Netsale Asia

Value-based Pricing in E-commerce: The Ultimate Guide (Part 2/2)

PART 1 | What is Value-based Pricing and its advantages?

Target Products

We have combined a list of product lines where value-based strategy is applicable. In these segments, you can easily leave out the competitors to focus on what consumers need and charge accordingly.


  • Services: It’s hard to put a price on service. However, the range can be determined depending on brand reputation, type of service, target demographic, etc.
  • FMCG Products: FMCG is short for fast-moving consumer goods, used to describe products with a short shelf life and can be sold quickly. From food to cosmetics, housewares and office supplies, the decision-making process for FMCG products is relatively short, which you can take advantage of through packaging and added values to attract buyers.
  • Art-related Products: Arts are customarily priced as their perceived value, not its production cost. 
  • Niche Products: Niche is a subset market of a specific product that is of high interest to certain groups of people. For example, a Harry Potter merchandise might not be considered worthy to a lot of people, while fans of the franchise are willing to pay high prices for the product.
  • Consultation: Consultation is a specialized service where sellers provide buyers with knowledge and advice. The rates are usually negotiated between the two parties, but good consultants won’t come at a low price. 
  • Health products: As life is the most important thing to humankind, people are willing to pay large amount of money on medicine and heath treatment based on expected results.
  • Capital Goods: Capital goods are tangible assets used to produce other goods such as machinery, equipment and tools. Therefore, the price of a capital good is decided by its capacity of bringing in revenue. 
  • Superior Goods: Why does a piece of clothing from Louis Vuitton can cost you thousands? Why do these overpriced Beats headphones still relevant on the market? The answer is simple: Luxury products give a sense of high social status, which is exactly their added value. 
  • Veblen Goods: Contradict to the law of demand, the price of a Veblen good increases when its demand surges. Applicable for exclusive and expensive products like designer jewelry, watches and luxury cars, its potential buyers are affluent individuals with a strong brand identity. In this case, the higher the price, the more appealing the product since it directly reflects the buyers’ status.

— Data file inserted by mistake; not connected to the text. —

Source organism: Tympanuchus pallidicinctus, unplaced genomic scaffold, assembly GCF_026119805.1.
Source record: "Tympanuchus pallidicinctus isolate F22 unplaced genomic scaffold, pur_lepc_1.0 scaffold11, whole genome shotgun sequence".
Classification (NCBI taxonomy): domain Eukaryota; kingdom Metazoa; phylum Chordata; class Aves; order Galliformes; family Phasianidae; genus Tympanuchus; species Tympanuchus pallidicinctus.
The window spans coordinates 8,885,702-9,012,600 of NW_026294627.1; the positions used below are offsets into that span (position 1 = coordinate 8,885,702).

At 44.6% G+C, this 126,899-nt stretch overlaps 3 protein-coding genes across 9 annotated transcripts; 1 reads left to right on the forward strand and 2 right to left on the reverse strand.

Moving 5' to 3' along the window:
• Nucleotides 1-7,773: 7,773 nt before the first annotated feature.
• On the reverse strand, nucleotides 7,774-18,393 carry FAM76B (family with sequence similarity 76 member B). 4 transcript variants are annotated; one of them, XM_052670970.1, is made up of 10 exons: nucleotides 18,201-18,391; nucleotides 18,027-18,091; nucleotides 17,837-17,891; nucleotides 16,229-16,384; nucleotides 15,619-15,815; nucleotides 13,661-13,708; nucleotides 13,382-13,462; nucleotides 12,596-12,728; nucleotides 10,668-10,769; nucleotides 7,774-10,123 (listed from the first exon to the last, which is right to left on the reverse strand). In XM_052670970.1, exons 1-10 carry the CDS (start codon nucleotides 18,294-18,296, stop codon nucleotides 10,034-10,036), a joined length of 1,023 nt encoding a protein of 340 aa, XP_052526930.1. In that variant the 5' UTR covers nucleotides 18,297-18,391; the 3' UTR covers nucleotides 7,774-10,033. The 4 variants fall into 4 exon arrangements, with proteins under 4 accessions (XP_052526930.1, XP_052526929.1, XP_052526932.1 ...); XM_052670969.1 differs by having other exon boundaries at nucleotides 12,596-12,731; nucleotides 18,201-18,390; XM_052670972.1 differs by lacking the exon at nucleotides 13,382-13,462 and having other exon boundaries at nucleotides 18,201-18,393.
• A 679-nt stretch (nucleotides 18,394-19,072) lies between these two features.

Value-based Pricing in 3 Simple Steps

  1. Market Research: At first, you should be able to grasp the idea of who are your potential customers to create different buyer personas. They are representations of your ideal section in the market, so try to be specific and diverse as much as possible. The details include but not limited to:
    • Gender
    • Age
    • Location
    • Occupation
    • Marital Status
    • Races
    • Income Level
    • Education Level
    • Hobbies and interests
    • Motivation to buy
    • Concerns regarding the company and the product
    • Preferred online platforms

A thorough search of products within the range and relevant competitors is also necessary for you to learn about other alternatives and position your product.

  1. Product Development: 

By knowing who your potential buyers are and what motivates them to buy, it’s time to take a closer look at your own product. What are the selling points? Do those fulfill the need of future customers? Is there anything that can be added to create more values?

This process works best if you have a sample of customers or a study group as both will provide you with diversified opinions. Backed up by all the information, you can decide on the most promising adjustment for your products.

  1. Price Sensitivity Analysis: 

Price analysis is the most important step in value-based pricing. Feedbacks on different price points will be collected from a sample group using Van Westendorp’s price sensitivity meter, consisting of 4 cumulative distributions:

  • Too Expensive: Customers don’t even think of buying it
  • Too Cheap: Customers feel that the quality won’t be very good
  • Expensive/High Side: Customers see the product as pricey. It is not out of the question but requires consideration before buying. 
  • Cheap/Good Value: Customers believe that the product is a bargain – a great buy for the money

Based on the outcome of the first two steps, you should be able to find a fitting price range for your product that will convince the most percentage of buyers to open their wallets.

Value-based Marketing Strategy

Market research gives you People. Product development creates the Product. Price analysis brings you Price. 3 out of 7Ps in Marketing Mix is already presented for you in the previous steps with only 4 left: Place, Process, Promotion and Physical Evidence. Heavily based on the product itself, unfortunately there is no one-size-fits-all marketing strategy, but we strongly recommend that you integrate as much Ps as possible into the campaign, look for patterns of buyers to adjust correspondingly.

Value is king in E-commerce – so harness that power. Pricing according to value will help you understand how important a part that brand identity and customer experience play in the whole value of your product, perceived by your customers. Through a customer-first approach and strong communication, you can gain useful insights to improve your products even better. Starting bringing more values to the table, and soon you will realize what a huge difference it makes for your business.